Las Vegas Weekly   ·   Link to Article

On the third Thursday of the year, the Culinary Academy of Las Vegas held a graduation for 116 students, all newly certified in the sorts of hospitality skills that keep the city’s resorts running.

Wearing caps and gowns while smiling for photos, the graduates had just completed training programs for bussing, serving, bartending and cooking. The programs, some which utilize hotel room simulators, are designed to prepare them for day one on the job. And through the academy’s partnerships with 37 employer properties, it’s not a far leap from getting certified to landing a job.

LaTasha Fobbs, who just completed a three-week housekeeping certification program, says she’s “already hired” at a hotel on the Strip, and feels ready to work in the new “extravagant” surroundings. During a graduation speech for classmates, friends and family, she delivered a message of inspiration.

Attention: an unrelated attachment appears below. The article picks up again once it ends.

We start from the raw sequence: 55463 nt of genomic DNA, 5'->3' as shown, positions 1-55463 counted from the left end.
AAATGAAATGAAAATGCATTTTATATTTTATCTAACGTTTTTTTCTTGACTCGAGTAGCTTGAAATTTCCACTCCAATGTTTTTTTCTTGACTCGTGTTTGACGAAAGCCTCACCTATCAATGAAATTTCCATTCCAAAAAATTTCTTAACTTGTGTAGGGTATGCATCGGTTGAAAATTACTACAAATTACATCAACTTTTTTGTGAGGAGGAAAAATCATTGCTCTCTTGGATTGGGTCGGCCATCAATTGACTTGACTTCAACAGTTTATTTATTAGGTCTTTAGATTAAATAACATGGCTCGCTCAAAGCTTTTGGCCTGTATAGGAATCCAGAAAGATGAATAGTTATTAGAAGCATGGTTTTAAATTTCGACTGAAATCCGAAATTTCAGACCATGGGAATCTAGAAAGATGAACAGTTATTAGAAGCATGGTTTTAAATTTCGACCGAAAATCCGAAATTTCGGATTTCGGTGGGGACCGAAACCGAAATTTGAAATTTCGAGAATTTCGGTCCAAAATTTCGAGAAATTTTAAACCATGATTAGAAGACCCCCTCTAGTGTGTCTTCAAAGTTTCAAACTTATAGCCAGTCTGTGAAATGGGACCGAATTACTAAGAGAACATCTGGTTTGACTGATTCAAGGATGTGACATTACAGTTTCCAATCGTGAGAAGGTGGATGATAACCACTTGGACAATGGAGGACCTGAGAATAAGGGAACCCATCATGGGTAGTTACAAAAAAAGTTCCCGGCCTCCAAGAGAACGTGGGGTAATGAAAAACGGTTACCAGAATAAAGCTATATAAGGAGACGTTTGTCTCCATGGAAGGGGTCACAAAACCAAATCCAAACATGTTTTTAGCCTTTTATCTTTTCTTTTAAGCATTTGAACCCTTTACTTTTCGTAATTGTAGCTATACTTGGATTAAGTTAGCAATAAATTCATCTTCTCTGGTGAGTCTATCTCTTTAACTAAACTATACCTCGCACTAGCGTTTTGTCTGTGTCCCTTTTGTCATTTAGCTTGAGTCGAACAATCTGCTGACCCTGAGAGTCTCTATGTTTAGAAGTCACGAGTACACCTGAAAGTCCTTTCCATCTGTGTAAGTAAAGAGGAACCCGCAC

“This is hard work. … They said [it would be], in the training. But if you keep going, you can do it. Don’t give up,” she said. “Even if you have to refocus yourself, redirect yourself … to succeed in life.”

Since going through a divorce and moving to Las Vegas in 2021, the 49-year-old Oakland transplant and her two sons, 18 and 22, have been dealing with homelessness and “trying to get ahead,” Fobbs tells the Weekly.

“My son ended up getting into a homeless shelter for teens. And they were blessed to get an apartment,” she says, pointing out her sons Nehemiah and Tyrell in the audience. “They’re my whys. They’re why I get up, why I keep going, why I strive, why I persevere. They’re my life.”


The Culinary Academy, a labor-management trust of the local Culinary and Bartenders Unions, hosts graduations on a quarterly basis. The academy offers 15 training programs ranging from three to 17 weeks.

It’s one example of employment programs helping Southern Nevada’s still-recovering jobs market.

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